Heart Health

When cancer and heart disease are combined, managing both conditions can be challenging for both patients and doctors. Because many cancer patients are over the age of 50, the chances are fairly high that they have pre-existing heart disease when diagnosed with cancer. Even those without Congestive Heart Failure (CHF) may develop heart problems as a result of the drugs they're taking for cancer treatment.

Chemotherapy drugs from the anthracycline family (including doxorubicin, epirubicin, idrarubicin and daunorubicin) are known to be "cardiotoxic," because they weaken the heart muscle. Chronic cardiotoxicity can occur in as little as a couple of weeks to as much as 10 years after treatment. Since many cardiotoxic drugs are used to treat childhood leukemias, heart health can become an issue for long-term cancer survivors.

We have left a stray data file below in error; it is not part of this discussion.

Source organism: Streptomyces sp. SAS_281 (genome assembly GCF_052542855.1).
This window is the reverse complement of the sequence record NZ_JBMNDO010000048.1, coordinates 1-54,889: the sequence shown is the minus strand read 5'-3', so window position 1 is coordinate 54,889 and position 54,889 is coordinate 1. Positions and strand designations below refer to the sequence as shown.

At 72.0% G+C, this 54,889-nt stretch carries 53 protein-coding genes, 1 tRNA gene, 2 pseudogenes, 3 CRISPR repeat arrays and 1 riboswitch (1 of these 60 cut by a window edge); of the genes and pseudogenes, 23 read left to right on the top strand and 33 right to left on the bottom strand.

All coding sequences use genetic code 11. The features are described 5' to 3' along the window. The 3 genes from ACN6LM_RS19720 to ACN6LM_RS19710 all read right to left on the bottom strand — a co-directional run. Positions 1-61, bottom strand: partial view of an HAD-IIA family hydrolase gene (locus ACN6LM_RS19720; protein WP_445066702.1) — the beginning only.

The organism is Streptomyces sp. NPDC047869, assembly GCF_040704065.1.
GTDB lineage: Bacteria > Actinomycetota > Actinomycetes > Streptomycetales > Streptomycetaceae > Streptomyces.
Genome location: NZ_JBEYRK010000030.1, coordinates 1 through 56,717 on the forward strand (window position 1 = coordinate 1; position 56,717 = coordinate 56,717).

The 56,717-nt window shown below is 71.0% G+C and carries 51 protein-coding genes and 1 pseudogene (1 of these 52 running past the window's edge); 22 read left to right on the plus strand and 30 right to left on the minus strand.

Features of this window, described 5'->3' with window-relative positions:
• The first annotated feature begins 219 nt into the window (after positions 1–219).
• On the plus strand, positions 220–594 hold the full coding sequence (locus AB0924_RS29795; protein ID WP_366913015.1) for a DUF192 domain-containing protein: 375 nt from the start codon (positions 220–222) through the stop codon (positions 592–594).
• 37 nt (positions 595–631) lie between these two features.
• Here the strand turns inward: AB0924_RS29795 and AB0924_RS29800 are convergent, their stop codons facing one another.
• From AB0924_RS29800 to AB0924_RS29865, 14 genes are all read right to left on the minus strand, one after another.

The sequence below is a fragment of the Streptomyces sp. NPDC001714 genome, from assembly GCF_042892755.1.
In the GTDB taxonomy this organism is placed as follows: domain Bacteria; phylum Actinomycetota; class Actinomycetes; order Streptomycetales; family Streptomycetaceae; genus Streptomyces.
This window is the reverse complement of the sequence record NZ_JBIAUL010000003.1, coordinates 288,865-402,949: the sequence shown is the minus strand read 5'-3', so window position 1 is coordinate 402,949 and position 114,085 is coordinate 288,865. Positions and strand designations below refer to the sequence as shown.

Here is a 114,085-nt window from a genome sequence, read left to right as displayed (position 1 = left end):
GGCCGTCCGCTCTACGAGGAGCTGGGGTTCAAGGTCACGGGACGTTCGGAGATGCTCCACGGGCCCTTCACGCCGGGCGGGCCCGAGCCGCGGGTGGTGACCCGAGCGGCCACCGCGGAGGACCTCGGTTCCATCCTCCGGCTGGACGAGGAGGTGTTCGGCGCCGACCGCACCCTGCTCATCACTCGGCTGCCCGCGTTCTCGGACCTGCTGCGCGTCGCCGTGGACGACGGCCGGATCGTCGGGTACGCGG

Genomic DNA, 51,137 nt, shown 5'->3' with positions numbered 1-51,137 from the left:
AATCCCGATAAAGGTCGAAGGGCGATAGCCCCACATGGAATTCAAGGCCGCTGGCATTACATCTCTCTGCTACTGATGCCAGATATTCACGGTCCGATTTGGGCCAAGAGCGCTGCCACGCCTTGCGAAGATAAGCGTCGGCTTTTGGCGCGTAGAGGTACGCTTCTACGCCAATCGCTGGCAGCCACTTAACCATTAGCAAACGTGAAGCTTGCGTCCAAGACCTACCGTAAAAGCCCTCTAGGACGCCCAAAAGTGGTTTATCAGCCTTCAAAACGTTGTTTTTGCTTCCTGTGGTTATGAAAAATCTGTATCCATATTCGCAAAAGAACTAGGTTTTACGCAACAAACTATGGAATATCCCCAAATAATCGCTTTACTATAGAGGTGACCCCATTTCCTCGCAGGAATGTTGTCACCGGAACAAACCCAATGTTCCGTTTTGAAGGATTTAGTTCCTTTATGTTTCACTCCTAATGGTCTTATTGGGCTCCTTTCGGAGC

Symptoms of Congestive Heart Failure (CHF)

Since the symptoms of CHF are very similar to cancer and other diseases like diabetes, obesity and cirrhosis, they often go unrecognized. The FACES system makes it easy to remember symptoms of CHF:

  •  Fatigue: have you been feeling more tired lately?
  • Activity: has your activity level been altered?
  • Congestion: are you feeling a tightness or congestion in the chest?
  • Edema: do you have swelling in your ankles or lower extremities?
  • Shortness of Breath: are you having trouble breathing?

People with any or all of these symptoms should undergo an echocardiogram to confirm congestive heart failure.


Treating Cancer-Related Heart Problems

Any pre-existing heart disease must be addressed before chemotherapy treatment can begin. A healthy heart is much more tolerant of aggressive cancer therapies than a diseased heart.

Chemotherapy-induced heart failure requires careful monitoring during and long after treatment. A blood test that measures the levels of Brain Natriuretic Peptide (BNP) can help detect heart failure, as well as assessing the effectiveness of treatment.

Two medications commonly used to treat high blood pressure, ACE inhibitors and beta-blockers, are extremely effective in treating weak heart muscle. For patients who do not respond to or cannot tolerate ACE inhibitors or beta-blockers, pacemakers may be an alternative.